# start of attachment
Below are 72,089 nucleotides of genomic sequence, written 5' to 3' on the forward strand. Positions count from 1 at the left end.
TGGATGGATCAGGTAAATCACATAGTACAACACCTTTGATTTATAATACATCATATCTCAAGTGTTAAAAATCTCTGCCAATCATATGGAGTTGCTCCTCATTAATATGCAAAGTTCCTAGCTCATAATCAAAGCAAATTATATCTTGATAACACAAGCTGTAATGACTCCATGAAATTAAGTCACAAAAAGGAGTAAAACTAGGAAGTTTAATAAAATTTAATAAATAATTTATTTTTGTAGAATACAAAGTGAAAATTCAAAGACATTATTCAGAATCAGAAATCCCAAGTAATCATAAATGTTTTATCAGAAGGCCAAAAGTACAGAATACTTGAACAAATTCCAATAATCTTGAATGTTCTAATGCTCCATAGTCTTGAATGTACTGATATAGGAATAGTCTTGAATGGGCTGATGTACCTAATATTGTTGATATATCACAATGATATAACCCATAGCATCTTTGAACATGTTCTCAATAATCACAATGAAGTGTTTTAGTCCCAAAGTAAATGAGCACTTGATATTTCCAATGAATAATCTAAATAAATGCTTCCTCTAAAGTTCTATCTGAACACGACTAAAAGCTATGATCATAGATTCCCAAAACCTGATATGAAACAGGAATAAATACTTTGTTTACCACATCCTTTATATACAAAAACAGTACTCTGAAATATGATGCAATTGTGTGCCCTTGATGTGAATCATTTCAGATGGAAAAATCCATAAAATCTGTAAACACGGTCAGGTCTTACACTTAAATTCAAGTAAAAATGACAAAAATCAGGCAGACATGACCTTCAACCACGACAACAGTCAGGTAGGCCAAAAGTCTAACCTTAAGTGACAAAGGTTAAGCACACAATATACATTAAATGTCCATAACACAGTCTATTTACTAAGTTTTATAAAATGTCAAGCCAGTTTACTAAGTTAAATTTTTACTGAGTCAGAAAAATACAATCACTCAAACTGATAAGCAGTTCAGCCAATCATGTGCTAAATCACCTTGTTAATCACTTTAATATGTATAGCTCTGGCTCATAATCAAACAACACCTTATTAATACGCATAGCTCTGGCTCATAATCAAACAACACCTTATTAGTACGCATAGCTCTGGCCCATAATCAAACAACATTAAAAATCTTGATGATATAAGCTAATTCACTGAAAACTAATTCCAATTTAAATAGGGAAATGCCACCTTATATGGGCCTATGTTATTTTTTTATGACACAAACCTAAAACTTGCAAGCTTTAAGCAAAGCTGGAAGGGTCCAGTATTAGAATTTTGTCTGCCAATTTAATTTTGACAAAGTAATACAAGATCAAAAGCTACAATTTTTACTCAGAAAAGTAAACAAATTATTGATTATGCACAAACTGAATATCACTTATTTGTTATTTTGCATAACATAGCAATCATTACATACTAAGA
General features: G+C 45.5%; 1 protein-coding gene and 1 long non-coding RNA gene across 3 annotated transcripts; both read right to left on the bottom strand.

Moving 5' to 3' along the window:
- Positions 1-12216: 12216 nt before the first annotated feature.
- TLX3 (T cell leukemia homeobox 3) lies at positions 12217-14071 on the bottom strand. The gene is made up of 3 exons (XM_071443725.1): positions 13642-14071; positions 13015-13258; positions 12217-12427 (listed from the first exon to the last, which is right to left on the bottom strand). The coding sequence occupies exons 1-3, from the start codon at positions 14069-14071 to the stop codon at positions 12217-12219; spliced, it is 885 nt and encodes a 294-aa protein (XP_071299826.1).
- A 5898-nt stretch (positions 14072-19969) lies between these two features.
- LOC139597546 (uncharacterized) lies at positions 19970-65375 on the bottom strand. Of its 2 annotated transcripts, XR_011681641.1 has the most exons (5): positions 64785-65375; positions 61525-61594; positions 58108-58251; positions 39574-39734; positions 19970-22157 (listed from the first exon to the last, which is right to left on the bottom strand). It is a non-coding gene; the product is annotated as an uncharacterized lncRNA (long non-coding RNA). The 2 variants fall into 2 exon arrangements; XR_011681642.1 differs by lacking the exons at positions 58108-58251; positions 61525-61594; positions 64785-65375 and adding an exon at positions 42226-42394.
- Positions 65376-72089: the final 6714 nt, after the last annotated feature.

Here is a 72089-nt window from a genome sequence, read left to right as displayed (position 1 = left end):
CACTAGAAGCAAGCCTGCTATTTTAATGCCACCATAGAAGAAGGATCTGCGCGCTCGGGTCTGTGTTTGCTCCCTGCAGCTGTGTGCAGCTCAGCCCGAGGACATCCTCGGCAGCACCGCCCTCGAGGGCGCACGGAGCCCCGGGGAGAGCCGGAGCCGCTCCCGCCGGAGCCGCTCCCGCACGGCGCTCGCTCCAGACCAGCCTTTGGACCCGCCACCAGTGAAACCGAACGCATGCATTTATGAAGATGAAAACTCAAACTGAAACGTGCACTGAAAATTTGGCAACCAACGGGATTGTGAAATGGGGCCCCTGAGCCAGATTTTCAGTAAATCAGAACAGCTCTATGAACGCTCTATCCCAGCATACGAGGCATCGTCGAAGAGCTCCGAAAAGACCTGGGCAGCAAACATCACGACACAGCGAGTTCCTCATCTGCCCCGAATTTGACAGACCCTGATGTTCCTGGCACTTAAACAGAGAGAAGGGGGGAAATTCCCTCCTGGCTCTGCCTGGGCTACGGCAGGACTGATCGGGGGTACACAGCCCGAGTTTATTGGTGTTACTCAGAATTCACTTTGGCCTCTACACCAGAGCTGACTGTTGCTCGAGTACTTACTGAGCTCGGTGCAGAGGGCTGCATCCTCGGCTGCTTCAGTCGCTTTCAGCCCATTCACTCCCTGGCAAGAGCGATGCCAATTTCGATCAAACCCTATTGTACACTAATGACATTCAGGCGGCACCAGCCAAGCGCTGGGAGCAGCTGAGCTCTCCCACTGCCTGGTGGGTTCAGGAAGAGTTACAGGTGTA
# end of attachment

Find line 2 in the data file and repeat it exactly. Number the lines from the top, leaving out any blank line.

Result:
TGGATGGATCAGGTAAATCACATAGTACAACACCTTTGATTTATAATACATCATATCTCAAGTGTTAAAAATCTCTGCCAATCATATGGAGTTGCTCCTCATTAATATGCAAAGTTCCTAGCTCATAATCAAAGCAAATTATATCTTGATAACACAAGCTGTAATGACTCCATGAAATTAAGTCACAAAAAGGAGTAAAACTAGGAAGTTTAATAAAATTTAATAAATAATTTATTTTTGTAGAATACAAAGTGAAAATTCAAAGACATTATTCAGAATCAGAAATCCCAAGTAATCATAAATGTTTTATCAGAAGGCCAAAAGTACAGAATACTTGAACAAATTCCAATAATCTTGAATGTTCTAATGCTCCATAGTCTTGAATGTACTGATATAGGAATAGTCTTGAATGGGCTGATGTACCTAATATTGTTGATATATCACAATGATATAACCCATAGCATCTTTGAACATGTTCTCAATAATCACAATGAAGTGTTTTAGTCCCAAAGTAAATGAGCACTTGATATTTCCAATGAATAATCTAAATAAATGCTTCCTCTAAAGTTCTATCTGAACACGACTAAAAGCTATGATCATAGATTCCCAAAACCTGATATGAAACAGGAATAAATACTTTGTTTACCACATCCTTTATATACAAAAACAGTACTCTGAAATATGATGCAATTGTGTGCCCTTGATGTGAATCATTTCAGATGGAAAAATCCATAAAATCTGTAAACACGGTCAGGTCTTACACTTAAATTCAAGTAAAAATGACAAAAATCAGGCAGACATGACCTTCAACCACGACAACAGTCAGGTAGGCCAAAAGTCTAACCTTAAGTGACAAAGGTTAAGCACACAATATACATTAAATGTCCATAACACAGTCTATTTACTAAGTTTTATAAAATGTCAAGCCAGTTTACTAAGTTAAATTTTTACTGAGTCAGAAAAATACAATCACTCAAACTGATAAGCAGTTCAGCCAATCATGTGCTAAATCACCTTGTTAATCACTTTAATATGTATAGCTCTGGCTCATAATCAAACAACACCTTATTAATACGCATAGCTCTGGCTCATAATCAAACAACACCTTATTAGTACGCATAGCTCTGGCCCATAATCAAACAACATTAAAAATCTTGATGATATAAGCTAATTCACTGAAAACTAATTCCAATTTAAATAGGGAAATGCCACCTTATATGGGCCTATGTTATTTTTTTATGACACAAACCTAAAACTTGCAAGCTTTAAGCAAAGCTGGAAGGGTCCAGTATTAGAATTTTGTCTGCCAATTTAATTTTGACAAAGTAATACAAGATCAAAAGCTACAATTTTTACTCAGAAAAGTAAACAAATTATTGATTATGCACAAACTGAATATCACTTATTTGTTATTTTGCATAACATAGCAATCATTACATACTAAGA